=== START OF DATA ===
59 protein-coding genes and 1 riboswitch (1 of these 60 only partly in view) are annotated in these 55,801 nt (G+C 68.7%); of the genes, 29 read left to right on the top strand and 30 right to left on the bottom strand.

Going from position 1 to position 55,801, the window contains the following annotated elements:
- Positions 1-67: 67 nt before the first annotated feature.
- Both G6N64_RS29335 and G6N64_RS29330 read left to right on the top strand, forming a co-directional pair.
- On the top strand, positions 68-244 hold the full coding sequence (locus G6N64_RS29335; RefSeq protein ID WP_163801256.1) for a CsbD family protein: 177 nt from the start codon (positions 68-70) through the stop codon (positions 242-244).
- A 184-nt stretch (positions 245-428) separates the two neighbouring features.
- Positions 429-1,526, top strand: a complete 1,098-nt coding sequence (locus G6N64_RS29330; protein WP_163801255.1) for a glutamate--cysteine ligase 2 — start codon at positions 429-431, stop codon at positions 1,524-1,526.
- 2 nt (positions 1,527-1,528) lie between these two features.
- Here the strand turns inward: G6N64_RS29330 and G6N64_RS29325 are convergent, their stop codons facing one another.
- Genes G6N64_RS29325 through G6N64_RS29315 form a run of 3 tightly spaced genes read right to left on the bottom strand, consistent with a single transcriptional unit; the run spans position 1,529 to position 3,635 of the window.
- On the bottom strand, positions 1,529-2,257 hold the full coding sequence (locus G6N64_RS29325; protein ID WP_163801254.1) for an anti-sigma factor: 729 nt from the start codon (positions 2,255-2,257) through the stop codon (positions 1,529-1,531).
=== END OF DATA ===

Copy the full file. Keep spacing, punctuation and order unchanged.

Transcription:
59 protein-coding genes and 1 riboswitch (1 of these 60 only partly in view) are annotated in these 55,801 nt (G+C 68.7%); of the genes, 29 read left to right on the top strand and 30 right to left on the bottom strand.

Going from position 1 to position 55,801, the window contains the following annotated elements:
- Positions 1-67: 67 nt before the first annotated feature.
- Both G6N64_RS29335 and G6N64_RS29330 read left to right on the top strand, forming a co-directional pair.
- On the top strand, positions 68-244 hold the full coding sequence (locus G6N64_RS29335; RefSeq protein ID WP_163801256.1) for a CsbD family protein: 177 nt from the start codon (positions 68-70) through the stop codon (positions 242-244).
- A 184-nt stretch (positions 245-428) separates the two neighbouring features.
- Positions 429-1,526, top strand: a complete 1,098-nt coding sequence (locus G6N64_RS29330; protein WP_163801255.1) for a glutamate--cysteine ligase 2 — start codon at positions 429-431, stop codon at positions 1,524-1,526.
- 2 nt (positions 1,527-1,528) lie between these two features.
- Here the strand turns inward: G6N64_RS29330 and G6N64_RS29325 are convergent, their stop codons facing one another.
- Genes G6N64_RS29325 through G6N64_RS29315 form a run of 3 tightly spaced genes read right to left on the bottom strand, consistent with a single transcriptional unit; the run spans position 1,529 to position 3,635 of the window.
- On the bottom strand, positions 1,529-2,257 hold the full coding sequence (locus G6N64_RS29325; protein ID WP_163801254.1) for an anti-sigma factor: 729 nt from the start codon (positions 2,255-2,257) through the stop codon (positions 1,529-1,531).